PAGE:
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Friday, July 25, 2014 - 12:28pm


Some songs emanate from the speaker and stop you in your tracks, vacate all other thoughts and have you asking WHAT'S THAT?

Like "Laugh, Laugh."

You've got to know, by time we reached the end of '64 an entire generation was addicted to the radio. It's kind of like today, but instead of a transistor now it's a smartphone. And a transistor only did one thing, play radio, and we only listened to music.

Sure, "Laugh, Laugh" was reminiscent of the English sound, but it would have been a hit in any era, like "Walk Away Renee" it's forever, because of the haunting sound...

From the initial notes you were enraptured, as if you were descending into a subterranean spot where all truth would be revealed.

"I hate to say it but I told you so
Don't mind my preaching to you"

Thursday, July 24, 2014 - 4:22pm
Madonna Dress You Up

29 years ago today, Madonna released what would prove to be the final single from her Like a Virgin album, and while some at the time might’ve argued that it was merely a case of milking the last ounce of commercial worth out of the seven-month-old album, Sire Records got the last laugh when the song went on to be the singer’s sixth consecutive top-five single in America.

Written by Andrea LaRusso and Peggy Stanziale, “Dress You Up” was the last track to be included on Like a Virgin, and it almost didn’t make the cut at all, as LaRusso and Stanziale – who had other projects going on at the time and clearly had no way of knowing how huge the album would ultimately end up being – took longer than intended to finish the lyrics. Although producer Nile Rodgers was ready to set the song aside, Madonna liked the lyrics and pressed for the song’s inclusion.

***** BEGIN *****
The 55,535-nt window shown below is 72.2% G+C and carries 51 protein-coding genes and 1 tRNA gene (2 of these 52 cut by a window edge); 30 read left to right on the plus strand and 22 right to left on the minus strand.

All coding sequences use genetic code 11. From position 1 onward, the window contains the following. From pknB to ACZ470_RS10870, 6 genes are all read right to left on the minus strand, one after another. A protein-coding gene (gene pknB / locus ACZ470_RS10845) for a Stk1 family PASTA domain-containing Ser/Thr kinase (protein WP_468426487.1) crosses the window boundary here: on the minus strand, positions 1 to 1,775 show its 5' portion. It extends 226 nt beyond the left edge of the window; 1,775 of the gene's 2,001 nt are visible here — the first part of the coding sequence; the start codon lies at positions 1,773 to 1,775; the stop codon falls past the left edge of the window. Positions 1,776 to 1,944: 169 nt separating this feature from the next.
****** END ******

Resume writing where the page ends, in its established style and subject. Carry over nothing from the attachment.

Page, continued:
Thursday, July 24, 2014 - 4:12pm
Peter Sellers

One of Great Britain’s great comedic exports left us 34 years ago today, leaving behind a wealth of wonderful film work, including Lolita, Dr. Strangelove or: How I Learned to Stop Worrying and Love the Bomb, Being There, and the Pink Panther films, but he also recorded several albums and singles during his lifetime which – despite many of them charting quite highly in the UK – have been woefully underappreciated here in the States.

With that said, however, if you’ve ever been a fan of The Dr. Demento Show, then you’ve probably heard at least a few of Sellers’ songs, the most likely of them being his unique takes on a couple of the Fab Four’s greatest hits. The most commercially successful of the bunch was “A Hard Day’s Night,” which hit #14 on the UK singles chart in 1965, but we’ve always been quite partial to his versions of “She Loves You” and “Can’t Buy Me Love” as well, and if you dig deep, you can also find his currently-out-of-print cover of “Help!”

Wednesday, July 23, 2014 - 6:13pm

Flautist fans! We bet you are dying to get your hands on an Ian Anderson-autographed copy of Jethro Tull's A PASSION PLAY: AN EXTENDED PERFORMANCE, the original 1973 album and Chateau d' Herouville Sessions, remixed to 5.1 surround. Don't think about it, just enter to win already.

Wednesday, July 23, 2014 - 3:10pm
Dr. Rhino's Picks

Awesome hair: check. Killer threads: check. Sam Cooke-inspired vocals: check. I think we have everything we need to take a quick jaunt through Rod’s back nine. Fore!

Wednesday, July 23, 2014 - 2:26pm
ZZ Top

Yes, there have been ZZ Top greatest-hits collections in the past, and, yes, they’ve all been rather solid, but now the band is bringing you not only the baddest of their material but also the very baddest. Okay, so maybe the differentiation between the two is predominantly that one’s a single-disc compilation and the other’s a two-disc set. Either way, they’re both pretty darned bad…by which, of course, we mean that they rock pretty darned hard.

In the press release which accompanied the news of this release, Billy Gibbons – who, along with Dusty Hill and Frank Beard, founded the band in 1969 – observed from beneath his beard that he and his bandmates were “glad that material originally issued by three different labels over the course of all these years will now be housed under one ‘roof,’ to so speak,” calling it “kind of a big, bad family reunion on some level.” By that, of course, Gibbons means that, in addition to their tremendous back catalog on Warner Brothers, these collections also feature inclusions from their more recent albums on RCA and Universal.